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    If you keep the blinds closed a vacant house looks occupied.Only the Postman really knows the full extent of the problem.They only shake their head when you ask about it.
    28 Aug 2013, 09:37 AM Reply Like
  • poclerk
    , contributor
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    KJP712: Postmen shake their heads for any number of reasons and I don't see any investment implications in this behavior. They also scratch their behinds. So if I see my mailman today scratching his behind and shaking his head, what, if anything, am I supposed to buy, sell or hold?
    28 Aug 2013, 09:45 AM Reply Like
  • KJP712
    , contributor
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    Talking to him once in awhile might help.I look at it as free information that might be used for future trades.Most mail carriers are very smart.Depends on where you live,I guess.
    28 Aug 2013, 10:10 AM Reply Like
  • Hungry for Knowledge
    , contributor
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    American,
    That headline seems very straightforward in its title and promised delivery of data.
    Your data points may/may not be accurate (I've not investigated), yet the headline of this news blurb did not attempt to indicate what level purchases were at this week, just mortgage applications.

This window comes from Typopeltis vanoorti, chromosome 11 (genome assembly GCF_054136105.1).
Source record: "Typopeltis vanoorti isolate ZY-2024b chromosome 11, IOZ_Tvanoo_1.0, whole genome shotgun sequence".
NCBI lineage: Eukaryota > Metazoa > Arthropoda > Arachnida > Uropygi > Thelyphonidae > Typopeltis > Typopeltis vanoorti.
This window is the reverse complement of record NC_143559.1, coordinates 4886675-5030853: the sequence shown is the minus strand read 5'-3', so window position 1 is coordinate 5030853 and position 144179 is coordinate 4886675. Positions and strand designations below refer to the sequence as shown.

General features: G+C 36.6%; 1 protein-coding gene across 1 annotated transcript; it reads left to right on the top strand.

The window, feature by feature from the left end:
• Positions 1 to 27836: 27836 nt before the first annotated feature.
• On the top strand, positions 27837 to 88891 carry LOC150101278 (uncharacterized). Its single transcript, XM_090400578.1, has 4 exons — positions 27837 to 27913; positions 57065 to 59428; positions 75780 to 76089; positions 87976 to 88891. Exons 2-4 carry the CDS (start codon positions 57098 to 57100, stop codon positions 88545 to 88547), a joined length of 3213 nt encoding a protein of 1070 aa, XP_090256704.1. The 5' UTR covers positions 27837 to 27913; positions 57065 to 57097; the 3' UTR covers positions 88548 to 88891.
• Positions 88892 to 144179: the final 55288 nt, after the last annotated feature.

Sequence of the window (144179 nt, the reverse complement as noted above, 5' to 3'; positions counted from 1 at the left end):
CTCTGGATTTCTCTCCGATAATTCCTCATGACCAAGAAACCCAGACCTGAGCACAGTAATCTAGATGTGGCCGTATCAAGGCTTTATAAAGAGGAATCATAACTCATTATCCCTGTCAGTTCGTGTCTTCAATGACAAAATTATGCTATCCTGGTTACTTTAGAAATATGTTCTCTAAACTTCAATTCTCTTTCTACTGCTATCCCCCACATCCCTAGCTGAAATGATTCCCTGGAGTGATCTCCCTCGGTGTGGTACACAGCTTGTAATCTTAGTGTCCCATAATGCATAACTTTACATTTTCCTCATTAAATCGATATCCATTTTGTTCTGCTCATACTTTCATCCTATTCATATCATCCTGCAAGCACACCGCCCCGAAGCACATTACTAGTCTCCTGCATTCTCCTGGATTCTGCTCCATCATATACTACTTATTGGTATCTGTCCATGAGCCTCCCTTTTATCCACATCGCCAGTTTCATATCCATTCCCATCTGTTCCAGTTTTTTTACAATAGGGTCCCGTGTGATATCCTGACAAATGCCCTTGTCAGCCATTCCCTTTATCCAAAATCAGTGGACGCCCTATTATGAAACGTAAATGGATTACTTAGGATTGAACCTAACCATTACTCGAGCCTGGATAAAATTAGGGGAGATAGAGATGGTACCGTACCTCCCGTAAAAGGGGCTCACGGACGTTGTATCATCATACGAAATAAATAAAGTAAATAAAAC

28 Aug 2013, 09:43 AM Reply Like
  • American in Paris
    , contributor
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    You are missing the point. Mortgage applications fall into two groups. One for refinancing and the other for purchases.

     

    Mortgage application for loans to buy homes were up 2% this week and in fact up 1% last week.

     

    I don't see the impact of the bogeyman called higher interest rates.
    28 Aug 2013, 11:23 AM Reply Like
  • lasvegasbrad
    , contributor
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    The whole point is about our FAKE recovery.
    28 Aug 2013, 11:01 AM Reply Like
  • American in Paris
    , contributor
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    It is only fake for those left out.
    28 Aug 2013, 11:24 AM Reply Like
  • mobyss
    , contributor
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    "It is only fake for those left out. "

     

    A much larger portion of the public than after previous recessions, especially considering that we're four years into the "recovery".
    28 Aug 2013, 11:54 AM Reply Like
  • CaladesiKid2
    , contributor
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    Declining mortgage applications while home sales contracts are holding near recent highs? Apparently those buying homes do not require financing. This supports the claim that investor funds are speculating on housing. If so, this does not bode well for housing long term as we may have replaced one form of speculation (individual home ownership) with bulk buying speculation. If these are investor acquisitions, then we have a surge in rental properties with absentee ownership. If these investor acquisitions do not 'make their numbers' then we can anticipate another round of bulk selling pressure. With diminished expectations in house price appreciation combined with the expectation for sharply rising property taxes, there is reduced probability for 'making their numbers'.